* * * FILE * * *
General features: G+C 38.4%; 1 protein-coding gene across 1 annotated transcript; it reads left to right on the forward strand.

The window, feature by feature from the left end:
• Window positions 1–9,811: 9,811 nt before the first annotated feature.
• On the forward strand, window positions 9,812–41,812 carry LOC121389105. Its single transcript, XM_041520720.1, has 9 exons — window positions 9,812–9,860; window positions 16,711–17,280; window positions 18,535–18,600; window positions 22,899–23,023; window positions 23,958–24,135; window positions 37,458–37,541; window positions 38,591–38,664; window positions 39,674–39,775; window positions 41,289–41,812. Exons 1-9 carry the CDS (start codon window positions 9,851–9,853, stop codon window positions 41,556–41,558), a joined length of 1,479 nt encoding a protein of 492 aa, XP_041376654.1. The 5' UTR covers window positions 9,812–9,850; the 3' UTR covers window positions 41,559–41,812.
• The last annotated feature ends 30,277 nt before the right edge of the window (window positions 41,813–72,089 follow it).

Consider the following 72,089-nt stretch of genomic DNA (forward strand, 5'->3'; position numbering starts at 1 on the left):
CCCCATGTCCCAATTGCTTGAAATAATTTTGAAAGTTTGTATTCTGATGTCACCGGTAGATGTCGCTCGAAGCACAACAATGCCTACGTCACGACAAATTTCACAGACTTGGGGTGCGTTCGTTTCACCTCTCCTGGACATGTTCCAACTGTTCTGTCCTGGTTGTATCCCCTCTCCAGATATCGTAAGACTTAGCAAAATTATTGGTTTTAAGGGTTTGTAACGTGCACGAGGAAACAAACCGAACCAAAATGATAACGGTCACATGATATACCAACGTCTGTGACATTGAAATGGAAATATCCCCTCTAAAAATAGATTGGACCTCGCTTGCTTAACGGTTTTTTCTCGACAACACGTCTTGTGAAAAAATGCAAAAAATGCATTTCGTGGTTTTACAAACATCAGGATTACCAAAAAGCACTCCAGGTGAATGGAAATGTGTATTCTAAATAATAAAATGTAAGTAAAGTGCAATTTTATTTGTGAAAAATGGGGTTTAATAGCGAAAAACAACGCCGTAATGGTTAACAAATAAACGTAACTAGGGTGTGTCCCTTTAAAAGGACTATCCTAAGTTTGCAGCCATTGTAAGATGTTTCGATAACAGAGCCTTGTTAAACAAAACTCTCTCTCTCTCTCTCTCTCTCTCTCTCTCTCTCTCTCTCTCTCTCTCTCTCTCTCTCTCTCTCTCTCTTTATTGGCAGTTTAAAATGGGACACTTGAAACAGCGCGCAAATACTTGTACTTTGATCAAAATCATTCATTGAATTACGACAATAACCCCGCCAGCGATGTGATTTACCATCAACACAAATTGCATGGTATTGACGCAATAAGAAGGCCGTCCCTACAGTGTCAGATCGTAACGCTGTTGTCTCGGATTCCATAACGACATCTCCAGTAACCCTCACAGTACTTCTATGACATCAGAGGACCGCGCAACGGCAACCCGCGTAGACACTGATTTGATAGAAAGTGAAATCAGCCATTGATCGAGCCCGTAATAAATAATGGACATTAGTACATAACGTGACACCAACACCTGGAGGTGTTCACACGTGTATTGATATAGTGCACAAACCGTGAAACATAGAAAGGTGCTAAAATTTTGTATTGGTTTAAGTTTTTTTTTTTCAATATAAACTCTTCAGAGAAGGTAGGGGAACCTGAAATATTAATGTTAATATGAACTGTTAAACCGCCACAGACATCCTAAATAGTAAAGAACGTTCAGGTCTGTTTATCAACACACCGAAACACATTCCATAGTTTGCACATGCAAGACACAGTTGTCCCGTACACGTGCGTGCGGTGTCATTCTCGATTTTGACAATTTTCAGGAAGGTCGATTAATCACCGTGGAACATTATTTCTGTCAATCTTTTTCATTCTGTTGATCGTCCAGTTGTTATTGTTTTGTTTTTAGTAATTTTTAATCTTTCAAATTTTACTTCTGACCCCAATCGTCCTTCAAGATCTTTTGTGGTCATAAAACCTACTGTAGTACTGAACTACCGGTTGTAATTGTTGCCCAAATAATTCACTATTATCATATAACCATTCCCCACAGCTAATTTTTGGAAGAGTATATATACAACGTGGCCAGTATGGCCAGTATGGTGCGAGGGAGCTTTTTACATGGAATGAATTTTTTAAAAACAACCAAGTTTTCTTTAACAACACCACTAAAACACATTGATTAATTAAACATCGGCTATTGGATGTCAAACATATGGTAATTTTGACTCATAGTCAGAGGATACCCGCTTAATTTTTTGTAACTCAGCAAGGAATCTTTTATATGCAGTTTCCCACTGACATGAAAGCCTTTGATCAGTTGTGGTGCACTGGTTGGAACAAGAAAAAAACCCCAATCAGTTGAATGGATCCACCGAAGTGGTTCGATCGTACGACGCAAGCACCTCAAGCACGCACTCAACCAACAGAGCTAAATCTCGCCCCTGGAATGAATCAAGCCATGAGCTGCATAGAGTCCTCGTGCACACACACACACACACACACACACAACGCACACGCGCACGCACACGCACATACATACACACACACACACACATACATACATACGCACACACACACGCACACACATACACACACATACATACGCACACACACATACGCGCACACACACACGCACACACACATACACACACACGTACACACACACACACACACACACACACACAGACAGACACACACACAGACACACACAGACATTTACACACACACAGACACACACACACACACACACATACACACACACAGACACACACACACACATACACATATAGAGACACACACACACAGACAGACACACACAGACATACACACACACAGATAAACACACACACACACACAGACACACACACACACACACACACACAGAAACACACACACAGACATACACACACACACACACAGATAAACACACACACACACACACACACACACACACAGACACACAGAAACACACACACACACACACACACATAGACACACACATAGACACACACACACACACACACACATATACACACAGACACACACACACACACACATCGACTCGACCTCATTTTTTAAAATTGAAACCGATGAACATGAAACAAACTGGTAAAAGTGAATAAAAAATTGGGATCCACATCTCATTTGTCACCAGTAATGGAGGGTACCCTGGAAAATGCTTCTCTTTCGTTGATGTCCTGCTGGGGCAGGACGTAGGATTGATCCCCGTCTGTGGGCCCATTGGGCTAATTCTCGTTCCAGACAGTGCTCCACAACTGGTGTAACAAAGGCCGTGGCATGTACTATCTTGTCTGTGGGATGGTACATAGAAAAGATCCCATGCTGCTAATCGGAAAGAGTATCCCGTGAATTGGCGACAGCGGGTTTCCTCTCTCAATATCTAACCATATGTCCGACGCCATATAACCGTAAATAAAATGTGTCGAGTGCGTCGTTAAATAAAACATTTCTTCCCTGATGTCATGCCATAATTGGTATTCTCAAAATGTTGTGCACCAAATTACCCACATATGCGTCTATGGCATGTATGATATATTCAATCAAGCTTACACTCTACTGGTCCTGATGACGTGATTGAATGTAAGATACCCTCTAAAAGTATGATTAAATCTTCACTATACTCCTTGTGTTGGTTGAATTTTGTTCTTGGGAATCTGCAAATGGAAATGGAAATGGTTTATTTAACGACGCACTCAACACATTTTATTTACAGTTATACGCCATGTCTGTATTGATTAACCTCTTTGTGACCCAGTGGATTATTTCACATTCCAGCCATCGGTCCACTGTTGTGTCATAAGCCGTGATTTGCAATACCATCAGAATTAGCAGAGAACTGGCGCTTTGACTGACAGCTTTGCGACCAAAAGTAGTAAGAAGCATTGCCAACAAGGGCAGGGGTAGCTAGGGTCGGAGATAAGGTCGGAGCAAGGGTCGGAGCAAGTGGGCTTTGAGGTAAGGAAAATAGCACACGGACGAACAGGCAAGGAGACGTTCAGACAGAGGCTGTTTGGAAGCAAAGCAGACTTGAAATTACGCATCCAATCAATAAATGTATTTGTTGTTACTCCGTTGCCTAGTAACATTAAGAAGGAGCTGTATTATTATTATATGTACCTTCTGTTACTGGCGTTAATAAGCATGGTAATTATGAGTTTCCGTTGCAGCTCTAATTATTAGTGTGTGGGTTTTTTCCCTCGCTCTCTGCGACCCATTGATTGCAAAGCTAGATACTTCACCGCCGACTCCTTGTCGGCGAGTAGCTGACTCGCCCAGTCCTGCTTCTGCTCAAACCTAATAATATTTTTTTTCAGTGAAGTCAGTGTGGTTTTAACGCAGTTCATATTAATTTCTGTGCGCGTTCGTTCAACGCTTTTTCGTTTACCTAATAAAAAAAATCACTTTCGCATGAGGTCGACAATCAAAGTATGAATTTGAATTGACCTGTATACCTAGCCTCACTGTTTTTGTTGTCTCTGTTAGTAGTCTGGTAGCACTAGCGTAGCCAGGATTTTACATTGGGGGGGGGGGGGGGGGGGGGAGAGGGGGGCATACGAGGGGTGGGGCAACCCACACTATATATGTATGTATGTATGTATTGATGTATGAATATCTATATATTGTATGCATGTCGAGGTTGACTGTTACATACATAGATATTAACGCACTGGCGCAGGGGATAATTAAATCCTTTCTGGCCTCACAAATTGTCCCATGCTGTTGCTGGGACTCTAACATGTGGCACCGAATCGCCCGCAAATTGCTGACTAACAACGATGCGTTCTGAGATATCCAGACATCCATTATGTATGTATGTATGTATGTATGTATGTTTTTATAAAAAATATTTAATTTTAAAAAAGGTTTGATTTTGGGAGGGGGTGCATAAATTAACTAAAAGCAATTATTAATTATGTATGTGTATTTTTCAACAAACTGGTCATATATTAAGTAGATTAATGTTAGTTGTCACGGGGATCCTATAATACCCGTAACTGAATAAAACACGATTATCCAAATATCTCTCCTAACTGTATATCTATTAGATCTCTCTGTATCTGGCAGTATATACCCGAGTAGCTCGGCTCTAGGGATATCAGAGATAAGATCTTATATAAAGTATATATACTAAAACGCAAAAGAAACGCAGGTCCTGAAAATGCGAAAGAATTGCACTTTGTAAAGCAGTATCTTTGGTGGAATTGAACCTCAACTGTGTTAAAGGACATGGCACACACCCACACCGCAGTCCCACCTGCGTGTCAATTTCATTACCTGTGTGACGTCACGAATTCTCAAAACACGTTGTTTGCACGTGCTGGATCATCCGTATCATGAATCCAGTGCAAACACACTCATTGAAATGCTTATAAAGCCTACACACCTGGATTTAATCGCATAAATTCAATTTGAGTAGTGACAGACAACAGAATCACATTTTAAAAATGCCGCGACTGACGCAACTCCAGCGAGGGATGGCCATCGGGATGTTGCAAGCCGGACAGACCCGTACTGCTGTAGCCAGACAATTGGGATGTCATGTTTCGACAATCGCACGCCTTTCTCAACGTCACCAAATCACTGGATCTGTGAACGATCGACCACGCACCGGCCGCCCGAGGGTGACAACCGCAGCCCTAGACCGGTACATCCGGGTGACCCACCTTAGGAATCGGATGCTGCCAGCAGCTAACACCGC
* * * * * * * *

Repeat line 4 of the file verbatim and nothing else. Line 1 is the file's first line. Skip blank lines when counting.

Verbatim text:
• On the forward strand, window positions 9,812–41,812 carry LOC121389105. Its single transcript, XM_041520720.1, has 9 exons — window positions 9,812–9,860; window positions 16,711–17,280; window positions 18,535–18,600; window positions 22,899–23,023; window positions 23,958–24,135; window positions 37,458–37,541; window positions 38,591–38,664; window positions 39,674–39,775; window positions 41,289–41,812. Exons 1-9 carry the CDS (start codon window positions 9,851–9,853, stop codon window positions 41,556–41,558), a joined length of 1,479 nt encoding a protein of 492 aa, XP_041376654.1. The 5' UTR covers window positions 9,812–9,850; the 3' UTR covers window positions 41,559–41,812.